3. Remembering the humanity of everyone, including our opponents – understanding human beings in terms of their needs.

  • The humankind is one big family.” (Harijan 22-10-1938, Non Violent Resistance p.363)

  • For a nonviolent person, the whole World is one family. She/he will thus fear none, nor will others fear her/him.” (Gandhi the Man p. 115)

  • All of us are one.  When you inflict suffering on others, you are bringing suffering on yourself.” (Gandhi the Man p. 56)

  • The whole world is like the human body with its various members. Pain in one member is felt in the whole body.” (Mahatma Vol 2, p.215).

  • I have no weapon but love to wield authority over anyone, and I can combine the greatest love with the greatest opposition to wrong.” (Everyman’s, September 7 – Thus Spake Mahatma Gandhi)

  • Although noncooperation is one of the main weapons in the armory of satyagraha, it should not be forgotten that it is, after all, only a means to secure the cooperation of the opponent consistently with truth and justice... Avoidance of all relationship with the opposing power, therefore, can never be a satyagrahi's object, but transformation or purification of that relationship." South Africa 1914 (Gandhi the Man p. 158)

  • During the Satyagraha offered in South Africa, employees of the Durban Municipality went on strike.  It was, however, a part of the Satyagraha that employees whose duties included caring for the sick or providing sanitation (i.e. jobs that if left undone would have harmful consequences for the society) should continue their work.  The distinction was clearly made that the protest was against the unjustness of the system – not the people within it.

  • A Satyagrahi never yields to panic or hesitancy, neither does she/he think of humiliating the other party, of reducing it to an abject surrender. She/he may not swerve from the path of justice and may not dictate impossible terms. He may not pitch them too low.” (Young India. Mar 19th, 1931)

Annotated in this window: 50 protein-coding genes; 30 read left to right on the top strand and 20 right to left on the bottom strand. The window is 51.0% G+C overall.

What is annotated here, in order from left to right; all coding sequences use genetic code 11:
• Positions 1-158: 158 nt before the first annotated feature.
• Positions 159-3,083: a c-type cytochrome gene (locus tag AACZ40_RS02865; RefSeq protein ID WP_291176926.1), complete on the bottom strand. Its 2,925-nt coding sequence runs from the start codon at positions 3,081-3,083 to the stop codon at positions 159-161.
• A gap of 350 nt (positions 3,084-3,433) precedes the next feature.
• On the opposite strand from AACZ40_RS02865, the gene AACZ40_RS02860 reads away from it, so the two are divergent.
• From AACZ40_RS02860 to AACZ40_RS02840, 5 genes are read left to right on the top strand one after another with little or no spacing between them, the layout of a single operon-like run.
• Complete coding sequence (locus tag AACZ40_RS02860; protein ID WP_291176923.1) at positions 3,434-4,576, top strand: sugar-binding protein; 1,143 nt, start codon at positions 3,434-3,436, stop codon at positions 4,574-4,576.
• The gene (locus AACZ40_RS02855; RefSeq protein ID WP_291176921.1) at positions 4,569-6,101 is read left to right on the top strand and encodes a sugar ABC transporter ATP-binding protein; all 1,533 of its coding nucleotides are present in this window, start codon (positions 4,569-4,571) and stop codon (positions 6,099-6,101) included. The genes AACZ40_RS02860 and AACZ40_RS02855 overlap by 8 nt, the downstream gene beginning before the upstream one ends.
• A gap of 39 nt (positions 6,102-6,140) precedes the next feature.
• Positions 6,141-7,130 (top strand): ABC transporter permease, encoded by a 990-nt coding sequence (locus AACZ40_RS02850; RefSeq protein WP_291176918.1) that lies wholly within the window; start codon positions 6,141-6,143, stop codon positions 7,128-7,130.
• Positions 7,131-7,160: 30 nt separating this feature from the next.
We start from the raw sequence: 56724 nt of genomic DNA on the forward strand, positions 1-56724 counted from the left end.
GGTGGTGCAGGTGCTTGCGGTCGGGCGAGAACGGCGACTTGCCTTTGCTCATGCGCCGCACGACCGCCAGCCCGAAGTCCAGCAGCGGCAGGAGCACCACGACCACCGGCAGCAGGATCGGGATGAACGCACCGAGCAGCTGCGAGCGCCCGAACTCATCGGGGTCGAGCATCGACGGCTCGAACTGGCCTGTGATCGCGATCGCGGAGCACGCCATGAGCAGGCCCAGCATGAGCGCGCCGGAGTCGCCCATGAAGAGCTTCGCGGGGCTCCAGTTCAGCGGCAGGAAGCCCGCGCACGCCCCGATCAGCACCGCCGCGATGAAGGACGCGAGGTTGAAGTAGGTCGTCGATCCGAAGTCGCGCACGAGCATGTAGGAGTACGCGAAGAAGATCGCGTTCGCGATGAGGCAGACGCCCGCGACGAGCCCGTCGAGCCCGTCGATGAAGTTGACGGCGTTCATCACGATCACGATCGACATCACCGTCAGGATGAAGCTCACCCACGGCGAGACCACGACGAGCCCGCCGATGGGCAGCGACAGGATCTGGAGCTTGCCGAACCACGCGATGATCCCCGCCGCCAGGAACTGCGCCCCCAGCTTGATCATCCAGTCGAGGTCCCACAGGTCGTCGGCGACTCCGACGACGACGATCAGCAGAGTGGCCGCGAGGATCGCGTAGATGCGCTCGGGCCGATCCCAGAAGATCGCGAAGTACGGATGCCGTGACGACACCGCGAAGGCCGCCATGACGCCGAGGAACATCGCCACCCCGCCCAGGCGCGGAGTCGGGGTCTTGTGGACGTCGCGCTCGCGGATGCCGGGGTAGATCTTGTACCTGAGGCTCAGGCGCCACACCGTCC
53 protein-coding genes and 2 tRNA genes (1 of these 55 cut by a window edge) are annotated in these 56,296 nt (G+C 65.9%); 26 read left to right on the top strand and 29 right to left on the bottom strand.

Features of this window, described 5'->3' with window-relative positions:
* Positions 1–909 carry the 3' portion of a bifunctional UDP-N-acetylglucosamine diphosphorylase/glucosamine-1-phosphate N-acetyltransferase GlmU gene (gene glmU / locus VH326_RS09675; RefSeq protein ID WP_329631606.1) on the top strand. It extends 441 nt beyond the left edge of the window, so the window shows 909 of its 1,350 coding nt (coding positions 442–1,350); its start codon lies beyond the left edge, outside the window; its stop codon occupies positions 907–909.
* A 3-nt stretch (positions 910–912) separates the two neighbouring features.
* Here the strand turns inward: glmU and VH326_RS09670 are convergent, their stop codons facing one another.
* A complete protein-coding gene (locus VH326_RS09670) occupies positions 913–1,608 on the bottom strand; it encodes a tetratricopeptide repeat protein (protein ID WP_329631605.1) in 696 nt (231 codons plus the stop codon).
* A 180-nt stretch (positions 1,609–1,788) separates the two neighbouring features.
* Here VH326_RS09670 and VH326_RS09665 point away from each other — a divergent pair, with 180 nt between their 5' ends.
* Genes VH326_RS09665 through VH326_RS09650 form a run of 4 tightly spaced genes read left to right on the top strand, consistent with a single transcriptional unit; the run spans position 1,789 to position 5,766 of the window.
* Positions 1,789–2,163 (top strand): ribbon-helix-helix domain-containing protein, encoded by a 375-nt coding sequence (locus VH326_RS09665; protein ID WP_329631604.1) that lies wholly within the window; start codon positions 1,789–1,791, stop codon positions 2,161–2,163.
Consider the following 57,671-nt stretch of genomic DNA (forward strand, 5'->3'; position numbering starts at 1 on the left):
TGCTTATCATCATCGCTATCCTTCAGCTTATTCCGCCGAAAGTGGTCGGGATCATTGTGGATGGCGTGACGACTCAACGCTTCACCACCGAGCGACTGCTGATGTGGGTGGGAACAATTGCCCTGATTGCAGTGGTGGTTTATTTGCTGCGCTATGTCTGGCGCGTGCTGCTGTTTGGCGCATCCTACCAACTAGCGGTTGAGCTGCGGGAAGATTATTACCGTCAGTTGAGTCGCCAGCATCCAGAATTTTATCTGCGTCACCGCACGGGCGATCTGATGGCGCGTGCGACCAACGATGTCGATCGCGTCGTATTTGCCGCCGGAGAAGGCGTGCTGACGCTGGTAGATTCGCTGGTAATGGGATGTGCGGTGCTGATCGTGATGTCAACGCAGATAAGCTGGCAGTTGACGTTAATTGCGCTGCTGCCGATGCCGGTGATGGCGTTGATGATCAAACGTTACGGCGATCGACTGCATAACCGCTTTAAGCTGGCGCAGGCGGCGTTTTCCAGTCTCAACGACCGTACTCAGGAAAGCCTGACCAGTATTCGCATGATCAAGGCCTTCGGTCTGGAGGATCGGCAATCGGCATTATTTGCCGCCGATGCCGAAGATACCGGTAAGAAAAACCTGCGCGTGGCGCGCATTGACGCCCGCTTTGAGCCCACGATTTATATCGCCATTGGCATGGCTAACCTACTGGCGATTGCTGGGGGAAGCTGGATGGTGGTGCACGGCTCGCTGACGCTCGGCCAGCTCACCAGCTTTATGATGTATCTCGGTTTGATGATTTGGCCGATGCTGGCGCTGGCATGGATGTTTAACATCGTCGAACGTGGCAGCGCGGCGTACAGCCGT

• In every step he takes, the Satyagrahi is bound to consider the position of his adversary.” Satyagraha in South Africa, p. 295

  • A student and follower of Gandhi describes the regard he always held for his opponents: “It was not forgiveness, buy whole-hearted acceptance by him of their standpoint as their truth which for the time being held the same place in their growth as his truth in his own, and thus entitled to equal respect.” (In Gandhiji’s Mirror, p. 10)

  • Both of Gandhi's letters to Hitler are addressed to "my friend". This is the starting of the second one: "Dear Friend, That I address you as a friend is no formality. I own no foes. My business in life has been for the past 33 years to enlist the friendship of the whole of humanity by befriending mankind irrespective of race, colour or creed." (Letter in Mani Bhavan Musuem, Mumbai)

  • In the times to come the people will not judge us by the creed we profess or the label we wear or the slogans we shout but by our work, industry, sacrifice, honesty and purity of character.” (Mahatma, Vol.8, p.8)

  • “’Hate the sin and not the sinner’ is a precept which, though easy enough to understand is rarely practiced, and that is why the poison of hatred spreads in the World. …Ahimsa is the basis of the search for truth.” (An Autobiography or The Story of my experiments with truth. p.337)

  • Every Congressman will cultivate personal friendship with persons representing faiths other than his own. He should have the same regard for the other faiths as he has for his own.” (Constructive Programme: It’s meaning and place.)